Only you can keep Internet secure
– This article discusses a movement that many major corporations (Microsoft, Facebook, Google, AT&T, etc.) are beginning in an effort to make the internet more secure. Their goal is to educate the public on the importance of knowing the dangers of the lack of utter security in the cyber world. Their campaign promotes the slogan, “Stop-Think-Connect,” and they wish to incorporate it into new public education programs. Its purpose is to decrease the amount of cyber criminal activity, including identity theft which was estimated to cost about $4.5 billion in losses and has become the fastest growing crime in America.
– I plan to use this article as a support for Facebook as far as their privacy standards for their users since Facebook is at the forefront of the initiative and their chief security officer is quoted in the article.
Cybersecurity in the Private Sector
– This article discusses the current status of cybersecurity in relation to small corporations and people as individuals. It maps out what needs to be done to improve the level of security, but also explains what kind of issues we are faced with, such as government resistance and high cost. The author also explains how many companies, due to inadequate security, face the issue of security breaches and that rather than fight against the intrusions, they would rather absorb the losses so that they can protect their reputation as far as having tight security within their company. – I really only want to use this article as a background piece on private cybersecurity to support facts or quotes from my other sources.
U.S. Counts on the Cloud to Boost Cyber–Security
– This article gives insight towards the efforts that the military is making to increase cybersecurity via cloud computing. The NSA wants to move all of their databases over to cloud technology in order to save 30-50% of their IT budget and allow for their employees to focus more on enhancing cyberdefense instead of on operations of the databases.
– I want to use this article as a primary support on the NSA’s efforts towards cybersecurity, which is discussed in detail in the “Inside the Matrix” article in Wired about the building of the Utah Data Center.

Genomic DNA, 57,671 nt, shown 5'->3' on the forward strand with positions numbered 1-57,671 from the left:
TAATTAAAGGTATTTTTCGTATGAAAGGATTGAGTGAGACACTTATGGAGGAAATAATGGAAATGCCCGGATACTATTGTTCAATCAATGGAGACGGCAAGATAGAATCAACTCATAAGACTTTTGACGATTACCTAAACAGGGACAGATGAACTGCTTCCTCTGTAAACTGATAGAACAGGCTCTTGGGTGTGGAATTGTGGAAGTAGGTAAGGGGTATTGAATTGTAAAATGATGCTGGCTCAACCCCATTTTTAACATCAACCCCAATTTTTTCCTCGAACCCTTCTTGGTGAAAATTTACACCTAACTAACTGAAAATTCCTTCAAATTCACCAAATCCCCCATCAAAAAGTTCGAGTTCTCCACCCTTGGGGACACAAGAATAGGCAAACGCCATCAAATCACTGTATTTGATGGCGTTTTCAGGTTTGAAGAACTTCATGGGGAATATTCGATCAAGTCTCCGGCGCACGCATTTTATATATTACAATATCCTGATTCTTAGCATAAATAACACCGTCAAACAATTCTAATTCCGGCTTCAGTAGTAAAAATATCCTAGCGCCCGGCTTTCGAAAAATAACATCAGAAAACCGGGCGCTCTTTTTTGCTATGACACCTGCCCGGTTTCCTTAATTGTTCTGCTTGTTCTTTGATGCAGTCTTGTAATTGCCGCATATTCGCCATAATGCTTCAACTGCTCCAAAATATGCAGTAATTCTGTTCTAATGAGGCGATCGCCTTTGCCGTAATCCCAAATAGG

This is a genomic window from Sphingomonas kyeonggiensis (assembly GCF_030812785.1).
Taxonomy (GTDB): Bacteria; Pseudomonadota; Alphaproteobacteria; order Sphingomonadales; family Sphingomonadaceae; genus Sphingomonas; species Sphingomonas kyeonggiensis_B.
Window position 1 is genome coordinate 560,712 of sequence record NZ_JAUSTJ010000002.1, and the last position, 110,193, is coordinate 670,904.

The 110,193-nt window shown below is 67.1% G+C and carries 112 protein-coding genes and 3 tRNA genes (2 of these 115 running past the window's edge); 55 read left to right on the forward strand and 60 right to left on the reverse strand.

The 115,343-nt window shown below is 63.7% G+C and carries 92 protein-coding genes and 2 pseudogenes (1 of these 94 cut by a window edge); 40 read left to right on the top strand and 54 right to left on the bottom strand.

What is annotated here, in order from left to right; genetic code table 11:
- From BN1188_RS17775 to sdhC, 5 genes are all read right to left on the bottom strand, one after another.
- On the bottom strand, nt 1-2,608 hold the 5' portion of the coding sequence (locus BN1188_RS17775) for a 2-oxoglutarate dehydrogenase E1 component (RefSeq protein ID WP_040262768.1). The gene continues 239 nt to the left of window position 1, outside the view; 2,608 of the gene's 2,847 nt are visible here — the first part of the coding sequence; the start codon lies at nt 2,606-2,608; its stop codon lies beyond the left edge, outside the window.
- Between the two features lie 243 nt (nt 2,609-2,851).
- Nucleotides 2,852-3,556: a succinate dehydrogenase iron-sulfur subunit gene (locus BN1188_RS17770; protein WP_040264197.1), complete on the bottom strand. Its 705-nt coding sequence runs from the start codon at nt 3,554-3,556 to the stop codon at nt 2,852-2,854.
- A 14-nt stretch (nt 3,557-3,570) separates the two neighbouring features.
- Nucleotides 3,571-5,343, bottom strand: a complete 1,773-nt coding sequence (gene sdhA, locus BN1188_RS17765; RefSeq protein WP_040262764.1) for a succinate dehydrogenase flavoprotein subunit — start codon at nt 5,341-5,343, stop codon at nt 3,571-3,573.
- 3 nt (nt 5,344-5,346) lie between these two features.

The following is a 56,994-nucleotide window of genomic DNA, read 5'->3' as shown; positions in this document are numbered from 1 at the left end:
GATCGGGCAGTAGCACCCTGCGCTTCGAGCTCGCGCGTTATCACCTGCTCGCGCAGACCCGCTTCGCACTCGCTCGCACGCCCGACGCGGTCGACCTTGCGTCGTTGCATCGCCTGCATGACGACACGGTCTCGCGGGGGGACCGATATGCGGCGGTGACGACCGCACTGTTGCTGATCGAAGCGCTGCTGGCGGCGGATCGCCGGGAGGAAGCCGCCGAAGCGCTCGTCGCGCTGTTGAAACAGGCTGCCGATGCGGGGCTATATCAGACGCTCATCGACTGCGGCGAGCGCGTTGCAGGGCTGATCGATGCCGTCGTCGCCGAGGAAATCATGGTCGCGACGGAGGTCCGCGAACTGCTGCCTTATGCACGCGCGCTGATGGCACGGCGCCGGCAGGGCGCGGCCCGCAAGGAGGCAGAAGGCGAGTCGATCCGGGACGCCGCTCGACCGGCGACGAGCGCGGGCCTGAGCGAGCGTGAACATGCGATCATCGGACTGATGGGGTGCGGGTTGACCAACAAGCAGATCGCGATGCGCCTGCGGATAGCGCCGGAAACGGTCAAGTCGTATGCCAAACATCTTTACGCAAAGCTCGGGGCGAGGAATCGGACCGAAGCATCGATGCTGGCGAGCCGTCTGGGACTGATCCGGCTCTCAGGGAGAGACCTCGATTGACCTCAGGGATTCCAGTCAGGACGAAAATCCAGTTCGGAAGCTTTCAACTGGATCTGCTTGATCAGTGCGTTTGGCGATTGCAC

Inside the Matrix (article in Wired)
– This article gives background, dangers, reasons for, and uses of the Utah Data Center that is being built by the NSA. The data center is enormous — more than five times the size of the US Capitol — and is intended to capture, store, and analyze information shared through the world’s telecommunications networks. It is estimated to cost $2 billion to construct and is targeted to open in September 2013. The servers will process private emails, cell phone calls, Google searches, and “personal data trails” like parking receipts, travel itineraries, and bookstore purchases. It is also meant for code-breaking for data pieces like financial information, stock transactions, business deals, foreign military and diplomatic secrets, legal documents, and confidential personal communications.
– This article is going to be really important in explaining the dangers of posting personal information on social media sites (to be specific to my topic) and shows how literally nothing that we put out in the internet will ever be lost or overlooked. Information on Facebook is not just dangerous for job seeking, as I discussed in my definition essay, it is constantly monitored by the government, giving a feeling of a “Big Brother” society.
Why Going Public Sucks (article in Wired)
– This article discusses the way in which Facebook is going to change the economy when it goes public this year, raising at least $5 billion and becoming the biggest Internet IPO in history. I have to sift through it and find highlights that will be most relevant to my paper, but it will definitely be an asset in showing how beneficial Facebook is for our current economy, which is also discussed in one of my first five sources that also talked about the financial predictions for Facebook becoming public.